62 Op. Att'y Gen. 251 (1973)
 
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Wisconsin Attorney General Opinions

13 November 1973

Real Estate   Criminal Law   Taxation
Section 77.27, Stats., is violated when value
is intentionally falsified on a Wisconsin
Real Estate Transfer Return.

Falsely declaring a transfer as a sale when
it is in fact a gift does not constitute a
violation of Section 77.27, nor will it
support the issuance of a false swearing
complaint under Section 946.32, Stats., but
it may constitute a gift tax avoidance in
violation of Section 72.86(6), Stats.

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R.M. GONYO,
District Attorney, Green Lake County

You have requested my opinion as to whether a
false declaration on a Wisconsin Real Estate
Transfer Return preprared [prepared] pursuant
to Section 77.22, Stats., constitutes a
violation of Sections 77.27 and/or 946.32,
Stats. (1971).

As I understand the facts you provide, a
grantee or his agent signed the required
declaration on a Wisconsin Real Estate
Transfer Return (Department of Revenue Form
PE-500 R. 2-73) stating that a $10,000 sale
occurred, when in fact, no consideration
passed between the parties.

The requisite $10 fee pursuant to
Section 77.22, Stats., was paid.

The declaration on Department of Revenue Form
PE-500 R. 2-73, which the grantee or his
agent must sign, reads as follows:

   I (we) declare under penalty of law,
   that this return (including any
   accompanying schedule) has been examined
   by me (us) and to the best of my (our)
   knowledge and belief, it is true,
   correct and complete.

It is my opinion that the "penalty of law"
referred to in the above declaration is
to be found primarily, albeit not
exclusively, in Section 77.27, Stats.

The nature of the declaration will not
support the issuance of a criminal
complaint under the false swearing
statute, Section 946.32, Stats.

The Real Estate Transfer Fee statute,
Subchapter II of Chapter 77, Stats., Section
77.21, et seq., was enacted in 1969.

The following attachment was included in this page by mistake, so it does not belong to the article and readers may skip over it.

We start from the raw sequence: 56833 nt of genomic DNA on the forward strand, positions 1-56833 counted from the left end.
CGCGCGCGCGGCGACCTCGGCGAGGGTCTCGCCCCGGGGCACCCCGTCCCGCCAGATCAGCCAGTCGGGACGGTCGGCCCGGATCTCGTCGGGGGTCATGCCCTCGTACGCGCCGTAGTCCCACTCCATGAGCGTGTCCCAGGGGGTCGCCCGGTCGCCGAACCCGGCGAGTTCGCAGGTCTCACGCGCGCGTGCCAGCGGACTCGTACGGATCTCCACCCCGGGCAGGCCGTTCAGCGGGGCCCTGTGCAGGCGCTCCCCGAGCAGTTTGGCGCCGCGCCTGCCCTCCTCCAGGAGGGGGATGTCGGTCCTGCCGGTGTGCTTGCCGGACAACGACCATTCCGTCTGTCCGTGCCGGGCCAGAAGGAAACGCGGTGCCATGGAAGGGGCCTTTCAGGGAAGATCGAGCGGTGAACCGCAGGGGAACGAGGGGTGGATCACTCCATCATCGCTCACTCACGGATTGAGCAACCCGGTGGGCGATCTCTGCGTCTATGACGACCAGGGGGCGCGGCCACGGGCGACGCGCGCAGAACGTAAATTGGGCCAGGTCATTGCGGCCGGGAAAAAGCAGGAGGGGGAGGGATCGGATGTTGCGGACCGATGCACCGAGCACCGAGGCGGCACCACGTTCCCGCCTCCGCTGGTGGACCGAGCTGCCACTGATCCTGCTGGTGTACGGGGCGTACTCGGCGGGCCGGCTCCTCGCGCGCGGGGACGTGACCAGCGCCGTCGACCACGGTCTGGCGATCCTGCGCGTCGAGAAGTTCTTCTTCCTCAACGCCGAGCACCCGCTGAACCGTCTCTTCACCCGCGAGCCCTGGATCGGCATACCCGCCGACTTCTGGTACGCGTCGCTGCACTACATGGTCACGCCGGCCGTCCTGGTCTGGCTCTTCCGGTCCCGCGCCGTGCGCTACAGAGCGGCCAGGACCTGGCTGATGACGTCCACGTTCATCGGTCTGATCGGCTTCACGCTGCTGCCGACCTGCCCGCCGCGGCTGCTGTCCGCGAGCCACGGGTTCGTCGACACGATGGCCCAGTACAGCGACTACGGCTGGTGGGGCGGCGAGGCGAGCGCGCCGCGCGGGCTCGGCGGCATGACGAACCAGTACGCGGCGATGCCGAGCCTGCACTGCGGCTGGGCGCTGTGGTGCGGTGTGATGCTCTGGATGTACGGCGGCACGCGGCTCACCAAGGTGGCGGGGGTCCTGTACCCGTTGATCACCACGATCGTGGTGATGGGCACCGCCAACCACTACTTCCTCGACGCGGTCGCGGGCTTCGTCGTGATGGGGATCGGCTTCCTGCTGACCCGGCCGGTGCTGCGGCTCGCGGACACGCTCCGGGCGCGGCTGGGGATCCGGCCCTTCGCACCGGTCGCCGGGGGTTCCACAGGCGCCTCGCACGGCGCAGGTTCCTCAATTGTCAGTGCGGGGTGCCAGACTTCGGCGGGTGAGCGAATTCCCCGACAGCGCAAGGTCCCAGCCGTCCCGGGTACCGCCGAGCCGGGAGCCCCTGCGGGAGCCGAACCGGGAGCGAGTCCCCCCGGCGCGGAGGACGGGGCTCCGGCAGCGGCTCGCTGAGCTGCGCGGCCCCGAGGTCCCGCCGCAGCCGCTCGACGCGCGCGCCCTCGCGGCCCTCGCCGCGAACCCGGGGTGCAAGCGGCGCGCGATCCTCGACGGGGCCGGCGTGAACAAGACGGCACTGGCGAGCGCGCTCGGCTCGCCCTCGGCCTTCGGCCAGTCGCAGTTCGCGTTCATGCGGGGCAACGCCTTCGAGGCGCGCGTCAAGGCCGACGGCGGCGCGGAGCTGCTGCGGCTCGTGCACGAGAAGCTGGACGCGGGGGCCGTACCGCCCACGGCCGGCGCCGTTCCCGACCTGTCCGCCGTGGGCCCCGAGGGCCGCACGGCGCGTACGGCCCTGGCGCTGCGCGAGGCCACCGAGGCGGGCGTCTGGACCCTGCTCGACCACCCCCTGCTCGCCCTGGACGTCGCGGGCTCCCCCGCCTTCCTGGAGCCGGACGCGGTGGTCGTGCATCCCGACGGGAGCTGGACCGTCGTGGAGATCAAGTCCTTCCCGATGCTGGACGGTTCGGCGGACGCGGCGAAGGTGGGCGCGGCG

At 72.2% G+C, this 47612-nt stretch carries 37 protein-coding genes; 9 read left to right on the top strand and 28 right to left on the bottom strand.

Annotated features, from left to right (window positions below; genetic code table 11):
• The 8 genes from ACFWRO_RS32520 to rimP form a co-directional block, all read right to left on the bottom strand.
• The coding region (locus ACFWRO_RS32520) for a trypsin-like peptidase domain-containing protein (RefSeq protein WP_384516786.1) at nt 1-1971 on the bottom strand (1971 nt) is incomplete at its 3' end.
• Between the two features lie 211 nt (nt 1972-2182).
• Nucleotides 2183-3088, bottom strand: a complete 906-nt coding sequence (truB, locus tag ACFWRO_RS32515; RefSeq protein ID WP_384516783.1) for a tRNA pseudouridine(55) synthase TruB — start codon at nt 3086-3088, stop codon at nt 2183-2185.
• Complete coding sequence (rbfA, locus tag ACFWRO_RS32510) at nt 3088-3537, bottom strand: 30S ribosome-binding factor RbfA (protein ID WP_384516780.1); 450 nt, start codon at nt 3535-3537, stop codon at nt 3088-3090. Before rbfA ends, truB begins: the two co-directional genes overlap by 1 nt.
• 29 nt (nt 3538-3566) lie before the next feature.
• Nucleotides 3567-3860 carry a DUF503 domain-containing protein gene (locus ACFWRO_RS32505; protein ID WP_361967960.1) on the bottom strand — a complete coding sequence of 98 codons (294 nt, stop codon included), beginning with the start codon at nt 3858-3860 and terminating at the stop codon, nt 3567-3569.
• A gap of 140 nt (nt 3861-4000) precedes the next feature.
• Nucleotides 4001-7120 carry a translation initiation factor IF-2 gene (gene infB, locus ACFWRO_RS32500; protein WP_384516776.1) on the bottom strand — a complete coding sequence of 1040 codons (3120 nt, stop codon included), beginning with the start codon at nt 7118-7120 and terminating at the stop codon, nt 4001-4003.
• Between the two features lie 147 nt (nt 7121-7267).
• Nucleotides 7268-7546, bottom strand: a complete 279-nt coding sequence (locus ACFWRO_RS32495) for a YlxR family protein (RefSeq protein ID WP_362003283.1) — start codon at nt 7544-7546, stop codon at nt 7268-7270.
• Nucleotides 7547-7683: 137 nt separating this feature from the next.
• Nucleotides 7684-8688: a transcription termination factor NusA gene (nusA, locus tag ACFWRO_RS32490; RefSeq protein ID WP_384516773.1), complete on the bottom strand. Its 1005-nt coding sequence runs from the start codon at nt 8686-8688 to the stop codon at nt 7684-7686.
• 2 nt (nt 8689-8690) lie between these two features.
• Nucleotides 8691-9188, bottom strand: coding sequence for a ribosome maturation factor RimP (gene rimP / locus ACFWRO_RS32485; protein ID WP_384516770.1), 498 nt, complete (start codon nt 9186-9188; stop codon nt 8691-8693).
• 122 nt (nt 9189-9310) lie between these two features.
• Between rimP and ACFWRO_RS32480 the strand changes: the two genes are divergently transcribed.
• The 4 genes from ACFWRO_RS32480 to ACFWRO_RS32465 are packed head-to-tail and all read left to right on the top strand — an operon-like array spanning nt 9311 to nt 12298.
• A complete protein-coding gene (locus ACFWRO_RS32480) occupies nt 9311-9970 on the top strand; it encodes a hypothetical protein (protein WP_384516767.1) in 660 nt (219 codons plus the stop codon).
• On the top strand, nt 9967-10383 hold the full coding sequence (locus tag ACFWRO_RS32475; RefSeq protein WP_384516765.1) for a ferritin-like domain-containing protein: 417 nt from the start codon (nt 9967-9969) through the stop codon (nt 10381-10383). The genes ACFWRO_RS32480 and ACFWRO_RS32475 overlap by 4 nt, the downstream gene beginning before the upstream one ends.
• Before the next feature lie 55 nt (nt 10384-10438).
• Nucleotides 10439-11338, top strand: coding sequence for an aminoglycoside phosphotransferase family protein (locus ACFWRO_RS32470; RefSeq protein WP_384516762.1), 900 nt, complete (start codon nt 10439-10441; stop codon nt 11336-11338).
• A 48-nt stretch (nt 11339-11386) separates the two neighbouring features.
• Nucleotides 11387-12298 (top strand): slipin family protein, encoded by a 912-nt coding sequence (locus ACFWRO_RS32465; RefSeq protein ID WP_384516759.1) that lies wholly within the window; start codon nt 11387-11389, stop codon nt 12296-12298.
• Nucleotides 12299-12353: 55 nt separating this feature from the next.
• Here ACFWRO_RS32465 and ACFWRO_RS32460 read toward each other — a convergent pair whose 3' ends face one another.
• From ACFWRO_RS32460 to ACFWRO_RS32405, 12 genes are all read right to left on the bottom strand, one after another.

Chapter 154, Section 216m, Laws of 1969.

The Department of Revenue advises that the
law was designed to fulfill the informational
void left by the repeal of the federal real
estate documentary tax stamp system.

The federal stamp system provided state
departments of revenue with a readily
available market index for equalizing
assessments.

When the federal stamp requirements were
repealed in 1967, Wisconsin and other states
began considering transfer tax systems to
serve the same purpose.

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Although a relatively small fee is assessed
to defray administrative costs (10 cents for
each $100 of value transferred), the
underlying purpose of the statute is to
accumulate accurate sales information for
equalization purposes. Consequently,
Section 77.27, Stats., provides:

   "Any person who intentionally falsifies
   value on a return required to be filed
   under this subchapter may for each such
   offense be fined not more than $1,000 or
   imprisoned in the county jail not more
   than one year, or both."

The operative words of the above
section are, of course,

   "intentionally falsifies value"

Value is defined in Subsection 77.21(3) of
Section 77.21 as:

   "Value" means:

   (a)  In the case of any conveyance not a
        gift, the amount of the full actual
        consideration paid therefor or to
        be paid, including the amount of